NGO: Adventist Development and Relief Agency International

“Gospel in work boots”- unofficial ADRA motto

ADRA is the Adventist Development and Relief Agency International. ADRA is the worldwide humanitarian actor of the Seventh-day Adventist Church. The Seventh-day Adventist Church established this independent agency back in 1918. The Seventh-day Adventist Church had established a committee to assist church workers, missionaries, and members in need due to the destruction of World War I. The progenitor to ADRA was named Seventh-day Adventist World Service.

ADRA’s primary mission is to help individual and community development and disaster relief. ADRA has five core activities: food security, economic development, primary health, disaster response and preparedness, and basic education. The work they do is organize, fund, and direct individual and community development projects and disaster relief aid. For example, ADRA’s child programs aim to integrate health, safe water, sanitation, food production, family business, and basic education. ADRA also has medical teams. The recent South Asia Tsunami disaster saw ADRA distributing food, medicines, and providing medical care to survivors in Indonesia, Thailand, Sri Lanka, and India.

Currently, ADRA has a presence in more than 120 countries. In 2003, ADRA funded more than 550 development projects and more than 420 relief projects. These projects affected over 22 million men, women, and children. During that same year, ADRA International employed 4,400 people. Both government and private donation monies fund ADRA International. Through internet, personal mailings, and mail-ins, private citizens can make tax-deductible donations; this is the major source of ADRA’s funding. For every dollar donated, only 8-10% goes to overhead costs. They accept prayers, time, and material donations as well. In times of disaster and economic hardship around the world, ADRA is able to accept used clothing. ADRA International explicitly notes that it does not collect offerings in churches. ADRA is also often awarded funding by the United Nations (World Food Programme, UNHCR, etc.), United States Agency for International Development and other governments. ADRA works and collaborates with a variety of governments and partners. Foremost, ADRA International groups often collaborate with other ADRA groups. For example, in the South Asia Tsunami aftermath, ADRA-Germany worked hand-in-hand with ADRA-USA. ADRA has collaborated with a multitude of other NGOs such as Heart to Heart. ADRA International also allocates funding to its partner, Adventist Community Services for domestic programs.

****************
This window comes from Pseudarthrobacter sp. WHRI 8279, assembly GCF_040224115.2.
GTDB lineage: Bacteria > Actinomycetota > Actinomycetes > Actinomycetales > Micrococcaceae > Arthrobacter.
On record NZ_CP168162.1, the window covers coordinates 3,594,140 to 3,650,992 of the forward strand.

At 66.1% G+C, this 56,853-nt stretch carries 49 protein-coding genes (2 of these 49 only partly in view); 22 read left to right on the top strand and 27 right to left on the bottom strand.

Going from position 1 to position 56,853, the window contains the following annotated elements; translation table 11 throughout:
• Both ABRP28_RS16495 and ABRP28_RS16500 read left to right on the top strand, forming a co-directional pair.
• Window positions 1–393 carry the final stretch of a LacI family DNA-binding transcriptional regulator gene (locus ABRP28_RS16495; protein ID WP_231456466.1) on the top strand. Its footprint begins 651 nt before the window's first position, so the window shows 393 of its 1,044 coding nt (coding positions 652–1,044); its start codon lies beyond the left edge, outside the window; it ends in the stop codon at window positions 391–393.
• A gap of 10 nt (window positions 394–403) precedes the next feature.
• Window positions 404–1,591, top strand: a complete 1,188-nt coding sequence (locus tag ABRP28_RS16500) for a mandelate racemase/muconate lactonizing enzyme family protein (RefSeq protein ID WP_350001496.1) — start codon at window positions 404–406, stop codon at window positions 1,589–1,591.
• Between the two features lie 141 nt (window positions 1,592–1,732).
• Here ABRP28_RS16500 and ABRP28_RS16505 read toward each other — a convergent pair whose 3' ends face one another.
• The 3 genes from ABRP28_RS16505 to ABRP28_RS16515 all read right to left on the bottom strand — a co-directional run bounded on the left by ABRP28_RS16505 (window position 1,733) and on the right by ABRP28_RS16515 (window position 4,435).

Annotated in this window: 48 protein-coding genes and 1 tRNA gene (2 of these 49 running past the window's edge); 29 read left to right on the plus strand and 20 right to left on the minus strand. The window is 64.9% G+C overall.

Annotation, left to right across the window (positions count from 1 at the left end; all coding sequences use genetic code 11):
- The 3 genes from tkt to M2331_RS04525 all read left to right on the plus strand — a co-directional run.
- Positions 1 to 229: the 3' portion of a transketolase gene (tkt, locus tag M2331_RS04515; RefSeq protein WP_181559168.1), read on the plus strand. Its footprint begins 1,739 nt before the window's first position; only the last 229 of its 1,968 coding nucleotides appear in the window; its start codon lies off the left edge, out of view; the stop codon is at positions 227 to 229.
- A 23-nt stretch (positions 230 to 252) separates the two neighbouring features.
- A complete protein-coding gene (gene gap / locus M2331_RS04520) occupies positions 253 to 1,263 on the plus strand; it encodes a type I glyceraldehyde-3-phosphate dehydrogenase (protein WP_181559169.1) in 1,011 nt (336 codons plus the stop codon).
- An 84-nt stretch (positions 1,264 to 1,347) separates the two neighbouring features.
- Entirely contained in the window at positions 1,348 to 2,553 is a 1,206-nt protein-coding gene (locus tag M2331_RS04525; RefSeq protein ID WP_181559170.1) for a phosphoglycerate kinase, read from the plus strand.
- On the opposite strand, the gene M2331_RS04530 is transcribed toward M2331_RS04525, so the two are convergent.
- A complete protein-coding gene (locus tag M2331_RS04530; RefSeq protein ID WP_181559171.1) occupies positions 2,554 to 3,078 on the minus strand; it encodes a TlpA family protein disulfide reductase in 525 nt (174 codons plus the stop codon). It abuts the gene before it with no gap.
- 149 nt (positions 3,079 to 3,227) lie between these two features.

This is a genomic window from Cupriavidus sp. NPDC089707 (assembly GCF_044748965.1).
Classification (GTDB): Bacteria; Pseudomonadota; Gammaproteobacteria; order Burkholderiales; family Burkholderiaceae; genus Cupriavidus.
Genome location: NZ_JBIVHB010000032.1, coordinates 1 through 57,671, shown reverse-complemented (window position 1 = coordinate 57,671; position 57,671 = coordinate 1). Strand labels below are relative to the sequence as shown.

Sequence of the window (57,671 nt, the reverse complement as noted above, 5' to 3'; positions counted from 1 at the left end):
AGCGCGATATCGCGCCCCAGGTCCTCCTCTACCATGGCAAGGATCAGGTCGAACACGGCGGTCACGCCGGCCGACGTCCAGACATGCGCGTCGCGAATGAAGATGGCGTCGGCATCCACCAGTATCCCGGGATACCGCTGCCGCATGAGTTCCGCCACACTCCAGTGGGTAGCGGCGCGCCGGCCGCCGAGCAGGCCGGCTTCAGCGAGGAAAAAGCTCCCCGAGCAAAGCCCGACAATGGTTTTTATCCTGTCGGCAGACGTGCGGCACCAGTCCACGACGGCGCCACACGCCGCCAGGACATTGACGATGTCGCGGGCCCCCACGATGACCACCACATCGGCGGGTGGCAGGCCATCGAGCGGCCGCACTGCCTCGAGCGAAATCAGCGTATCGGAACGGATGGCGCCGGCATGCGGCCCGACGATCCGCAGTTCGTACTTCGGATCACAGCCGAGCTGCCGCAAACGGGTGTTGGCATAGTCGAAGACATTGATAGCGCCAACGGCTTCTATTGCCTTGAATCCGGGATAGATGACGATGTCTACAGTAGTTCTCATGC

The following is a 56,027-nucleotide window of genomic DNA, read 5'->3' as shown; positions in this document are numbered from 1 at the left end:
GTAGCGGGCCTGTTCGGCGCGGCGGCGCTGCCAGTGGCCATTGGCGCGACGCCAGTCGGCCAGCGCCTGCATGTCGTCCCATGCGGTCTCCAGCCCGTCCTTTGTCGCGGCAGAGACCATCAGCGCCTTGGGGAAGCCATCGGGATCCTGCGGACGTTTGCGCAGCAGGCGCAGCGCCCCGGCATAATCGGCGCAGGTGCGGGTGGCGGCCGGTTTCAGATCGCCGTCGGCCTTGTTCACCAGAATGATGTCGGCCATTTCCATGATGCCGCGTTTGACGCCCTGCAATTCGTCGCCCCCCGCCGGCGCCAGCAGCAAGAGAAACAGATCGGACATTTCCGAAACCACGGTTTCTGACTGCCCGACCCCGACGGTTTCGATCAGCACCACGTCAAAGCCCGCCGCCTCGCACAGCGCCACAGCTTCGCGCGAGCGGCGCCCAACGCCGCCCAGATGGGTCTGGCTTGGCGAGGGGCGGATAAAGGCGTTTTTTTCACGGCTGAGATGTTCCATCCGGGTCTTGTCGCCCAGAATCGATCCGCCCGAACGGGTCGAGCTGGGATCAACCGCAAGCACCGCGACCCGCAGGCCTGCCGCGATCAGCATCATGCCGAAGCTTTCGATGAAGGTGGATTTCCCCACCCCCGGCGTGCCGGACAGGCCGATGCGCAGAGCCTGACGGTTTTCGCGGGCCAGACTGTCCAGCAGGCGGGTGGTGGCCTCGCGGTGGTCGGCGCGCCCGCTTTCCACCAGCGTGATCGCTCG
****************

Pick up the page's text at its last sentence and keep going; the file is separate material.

On its website and all background materials, ADRA International repeatedly states that it fulfills its primary directive of its charter without regard to race, gender, political or religious affiliation. According to ADRA, they will always meet needs of the individual without regard to an individual’s religious affiliation.

Of interest, ADRA International does educate people on family planning and birth control. They feel that they need to address the components that lead to situations where families in poverty have many children through raising the well-being of mothers and children worldwide. Also, ADRA does not engage in any traditional evangelistic activities. They feel that help must be given with no strings attached, and ADRA workers focus on making their faith relevant and attractive to society through good works.

University of Hawaii at Manoa; Center of Excellence in DMHA; ICRC

Contact Information

Disaster Management & Humanitarian Assistance
University of Hawai'i at Manoa
2424 Maile Way, Saunders Hall 118
Honolulu, HI 96822